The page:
In GDPR vs Blockchains - The Conflict, we talked about the key properties putting GDPR and Blockchains at odds. We also talked about GDPR enforceability
limitations and highlighted how Bitcoin certainly had no wish to undermine privacy. However, this is certainly not the end of the story.
The paper from Ferenc Beres et al., Blockchain is Watching You: Profiling and
Deanonymizing Ethereum Users, (2020) help us better appreciate the complexity of the privacy challenges we are dealing with.
Their study focuses on the deanonymization of Ethereum users, highlighting how account-based blockchains like Ethereum, provide even weaker
privacy protection than Bitcoin-like blockchains. The fundamental difference being that in account-based blockchains users are often obliged
to reuse the same addresses, making them easier to track.
In their study, user information was collected from Twitter, the Ethereum Name Service (ENS) and the
defunct HumanityDAO. Addresses were also collected
from the transactions interacting with the Tornado Cash coin mixer.
ENS is a set of smart contracts allowing users to map a name to an Ethereum address. Just by looking up twitter account names in ENS,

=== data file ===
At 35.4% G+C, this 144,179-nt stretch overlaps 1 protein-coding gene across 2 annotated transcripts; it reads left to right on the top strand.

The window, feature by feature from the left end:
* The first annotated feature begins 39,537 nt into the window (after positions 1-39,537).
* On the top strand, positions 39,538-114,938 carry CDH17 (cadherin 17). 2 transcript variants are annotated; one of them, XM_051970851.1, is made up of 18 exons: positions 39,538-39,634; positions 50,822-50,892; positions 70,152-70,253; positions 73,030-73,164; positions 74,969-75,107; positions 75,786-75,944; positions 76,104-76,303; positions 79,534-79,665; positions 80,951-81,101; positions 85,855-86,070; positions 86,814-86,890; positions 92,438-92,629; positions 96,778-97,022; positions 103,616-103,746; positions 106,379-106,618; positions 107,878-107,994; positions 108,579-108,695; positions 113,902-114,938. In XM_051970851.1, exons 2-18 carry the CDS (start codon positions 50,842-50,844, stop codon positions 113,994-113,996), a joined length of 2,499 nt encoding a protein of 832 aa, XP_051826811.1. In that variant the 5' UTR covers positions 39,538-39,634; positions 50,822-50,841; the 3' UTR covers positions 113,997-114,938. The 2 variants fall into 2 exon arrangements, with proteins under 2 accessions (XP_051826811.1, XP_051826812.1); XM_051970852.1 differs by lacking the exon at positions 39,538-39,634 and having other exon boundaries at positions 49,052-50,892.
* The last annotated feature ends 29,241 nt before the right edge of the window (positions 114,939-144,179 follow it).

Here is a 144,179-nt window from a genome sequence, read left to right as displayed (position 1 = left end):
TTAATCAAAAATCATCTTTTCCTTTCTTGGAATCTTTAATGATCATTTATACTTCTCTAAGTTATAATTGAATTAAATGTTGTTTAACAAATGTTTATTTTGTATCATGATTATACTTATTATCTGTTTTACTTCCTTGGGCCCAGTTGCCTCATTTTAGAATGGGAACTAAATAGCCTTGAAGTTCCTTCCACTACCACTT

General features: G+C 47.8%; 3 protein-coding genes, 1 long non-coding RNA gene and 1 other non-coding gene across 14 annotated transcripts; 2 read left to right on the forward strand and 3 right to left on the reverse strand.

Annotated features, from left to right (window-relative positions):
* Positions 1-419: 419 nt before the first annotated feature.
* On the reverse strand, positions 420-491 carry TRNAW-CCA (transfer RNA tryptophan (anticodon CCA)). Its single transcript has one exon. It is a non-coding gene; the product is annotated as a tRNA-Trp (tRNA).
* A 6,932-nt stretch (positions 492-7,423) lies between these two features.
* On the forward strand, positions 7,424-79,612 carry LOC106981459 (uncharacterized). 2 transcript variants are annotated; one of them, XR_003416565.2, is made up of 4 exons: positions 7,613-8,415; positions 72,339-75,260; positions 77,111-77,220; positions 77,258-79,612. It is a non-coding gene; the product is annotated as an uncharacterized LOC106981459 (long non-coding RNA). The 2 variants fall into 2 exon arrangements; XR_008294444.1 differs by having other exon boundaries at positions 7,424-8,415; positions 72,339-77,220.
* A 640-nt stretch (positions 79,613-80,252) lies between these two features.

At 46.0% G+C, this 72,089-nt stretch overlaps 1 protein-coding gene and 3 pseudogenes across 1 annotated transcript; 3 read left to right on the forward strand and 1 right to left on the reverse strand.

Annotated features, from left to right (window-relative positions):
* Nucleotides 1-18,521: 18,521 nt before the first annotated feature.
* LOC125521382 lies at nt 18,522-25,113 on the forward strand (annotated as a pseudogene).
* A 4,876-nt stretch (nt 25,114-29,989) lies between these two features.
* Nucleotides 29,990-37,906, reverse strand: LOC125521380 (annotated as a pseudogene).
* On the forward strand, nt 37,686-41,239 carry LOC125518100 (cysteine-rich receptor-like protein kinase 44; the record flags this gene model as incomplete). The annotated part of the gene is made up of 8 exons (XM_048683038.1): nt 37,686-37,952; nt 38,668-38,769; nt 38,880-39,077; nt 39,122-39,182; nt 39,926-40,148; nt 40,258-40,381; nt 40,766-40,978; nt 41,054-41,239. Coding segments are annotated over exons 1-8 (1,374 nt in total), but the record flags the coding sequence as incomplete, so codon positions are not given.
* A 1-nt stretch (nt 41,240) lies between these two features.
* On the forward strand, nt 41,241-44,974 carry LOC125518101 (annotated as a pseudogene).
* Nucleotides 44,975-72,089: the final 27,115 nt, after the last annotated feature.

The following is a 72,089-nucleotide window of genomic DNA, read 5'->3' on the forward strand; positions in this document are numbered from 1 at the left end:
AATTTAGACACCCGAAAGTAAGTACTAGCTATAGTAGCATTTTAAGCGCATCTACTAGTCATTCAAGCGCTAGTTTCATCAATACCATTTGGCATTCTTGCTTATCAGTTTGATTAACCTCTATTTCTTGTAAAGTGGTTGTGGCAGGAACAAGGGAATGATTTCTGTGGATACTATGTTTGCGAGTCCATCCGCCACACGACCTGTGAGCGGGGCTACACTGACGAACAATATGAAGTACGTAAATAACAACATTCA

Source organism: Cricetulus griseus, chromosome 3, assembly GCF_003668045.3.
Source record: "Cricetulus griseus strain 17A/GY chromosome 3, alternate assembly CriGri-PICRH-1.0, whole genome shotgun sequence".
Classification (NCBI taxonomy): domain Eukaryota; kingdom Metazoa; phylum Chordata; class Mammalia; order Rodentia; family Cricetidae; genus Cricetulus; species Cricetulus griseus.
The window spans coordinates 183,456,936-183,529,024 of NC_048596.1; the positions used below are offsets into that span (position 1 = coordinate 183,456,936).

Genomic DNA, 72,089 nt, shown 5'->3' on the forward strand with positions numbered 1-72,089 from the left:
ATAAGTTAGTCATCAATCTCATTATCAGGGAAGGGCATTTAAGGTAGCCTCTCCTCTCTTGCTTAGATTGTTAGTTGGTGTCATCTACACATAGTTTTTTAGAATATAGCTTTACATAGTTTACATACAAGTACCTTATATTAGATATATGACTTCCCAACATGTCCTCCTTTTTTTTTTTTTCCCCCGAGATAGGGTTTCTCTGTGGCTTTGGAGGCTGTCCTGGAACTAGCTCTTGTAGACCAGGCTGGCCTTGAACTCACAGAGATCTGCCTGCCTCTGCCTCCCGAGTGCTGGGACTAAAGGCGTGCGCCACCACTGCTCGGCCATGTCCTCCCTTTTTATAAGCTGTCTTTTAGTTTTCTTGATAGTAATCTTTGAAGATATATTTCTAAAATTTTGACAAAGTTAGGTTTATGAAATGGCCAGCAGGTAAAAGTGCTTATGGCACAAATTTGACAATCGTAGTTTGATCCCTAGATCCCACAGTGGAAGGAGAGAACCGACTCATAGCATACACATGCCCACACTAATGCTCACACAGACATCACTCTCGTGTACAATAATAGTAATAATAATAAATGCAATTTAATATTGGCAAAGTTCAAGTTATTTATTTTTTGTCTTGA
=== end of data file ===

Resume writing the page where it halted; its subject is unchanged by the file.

the study was already able to deanonymize a set of addresses.
For the target set of users, the research also collected the addresses of smart contracts with which they interacted. In turn, using the
Etherscan Label World Cloud, they were able to identify the type of services
these users were accessing. Amongst other services, the research exposed access to Gambling and Adult services.
This helps appreciate how when attacking privacy, one can count on a wide array of data sources, both off-chain and on-chain. Some of
these services might as well be GDPR compliant. Users give away bits of information that on their own may seem harmless. However, combined
with other data sources, the privacy eroding effect increases significantly.
To top it off, these combinations blur the responsibilities of individual Data Controllers, creating further enforceability hurdles.